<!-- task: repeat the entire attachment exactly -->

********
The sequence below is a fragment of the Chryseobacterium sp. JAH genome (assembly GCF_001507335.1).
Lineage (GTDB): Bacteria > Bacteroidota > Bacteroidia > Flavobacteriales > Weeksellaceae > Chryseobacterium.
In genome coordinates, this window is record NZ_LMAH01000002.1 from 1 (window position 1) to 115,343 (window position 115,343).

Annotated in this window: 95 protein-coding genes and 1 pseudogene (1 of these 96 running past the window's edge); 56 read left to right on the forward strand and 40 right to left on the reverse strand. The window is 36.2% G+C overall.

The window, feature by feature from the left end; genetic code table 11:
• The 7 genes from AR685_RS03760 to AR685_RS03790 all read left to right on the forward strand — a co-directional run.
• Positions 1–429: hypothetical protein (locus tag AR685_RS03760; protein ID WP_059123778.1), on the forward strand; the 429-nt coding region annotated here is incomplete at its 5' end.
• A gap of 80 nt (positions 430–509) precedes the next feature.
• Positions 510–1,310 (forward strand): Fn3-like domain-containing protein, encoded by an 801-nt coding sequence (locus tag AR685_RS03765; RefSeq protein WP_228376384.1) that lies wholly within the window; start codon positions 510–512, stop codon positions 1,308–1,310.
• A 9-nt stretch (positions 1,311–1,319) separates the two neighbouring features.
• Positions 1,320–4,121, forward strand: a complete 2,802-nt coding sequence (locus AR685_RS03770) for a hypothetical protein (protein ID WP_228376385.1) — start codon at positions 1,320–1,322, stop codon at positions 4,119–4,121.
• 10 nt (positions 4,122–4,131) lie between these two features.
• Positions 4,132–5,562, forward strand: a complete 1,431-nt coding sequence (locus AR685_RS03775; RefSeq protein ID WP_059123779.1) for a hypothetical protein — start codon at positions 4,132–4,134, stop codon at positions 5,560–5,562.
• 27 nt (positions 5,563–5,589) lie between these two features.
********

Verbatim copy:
The sequence below is a fragment of the Chryseobacterium sp. JAH genome (assembly GCF_001507335.1).
Lineage (GTDB): Bacteria > Bacteroidota > Bacteroidia > Flavobacteriales > Weeksellaceae > Chryseobacterium.
In genome coordinates, this window is record NZ_LMAH01000002.1 from 1 (window position 1) to 115,343 (window position 115,343).

Annotated in this window: 95 protein-coding genes and 1 pseudogene (1 of these 96 running past the window's edge); 56 read left to right on the forward strand and 40 right to left on the reverse strand. The window is 36.2% G+C overall.

The window, feature by feature from the left end; genetic code table 11:
• The 7 genes from AR685_RS03760 to AR685_RS03790 all read left to right on the forward strand — a co-directional run.
• Positions 1–429: hypothetical protein (locus tag AR685_RS03760; protein ID WP_059123778.1), on the forward strand; the 429-nt coding region annotated here is incomplete at its 5' end.
• A gap of 80 nt (positions 430–509) precedes the next feature.
• Positions 510–1,310 (forward strand): Fn3-like domain-containing protein, encoded by an 801-nt coding sequence (locus tag AR685_RS03765; RefSeq protein WP_228376384.1) that lies wholly within the window; start codon positions 510–512, stop codon positions 1,308–1,310.
• A 9-nt stretch (positions 1,311–1,319) separates the two neighbouring features.
• Positions 1,320–4,121, forward strand: a complete 2,802-nt coding sequence (locus AR685_RS03770) for a hypothetical protein (protein ID WP_228376385.1) — start codon at positions 1,320–1,322, stop codon at positions 4,119–4,121.
• 10 nt (positions 4,122–4,131) lie between these two features.
• Positions 4,132–5,562, forward strand: a complete 1,431-nt coding sequence (locus AR685_RS03775; RefSeq protein ID WP_059123779.1) for a hypothetical protein — start codon at positions 4,132–4,134, stop codon at positions 5,560–5,562.
• 27 nt (positions 5,563–5,589) lie between these two features.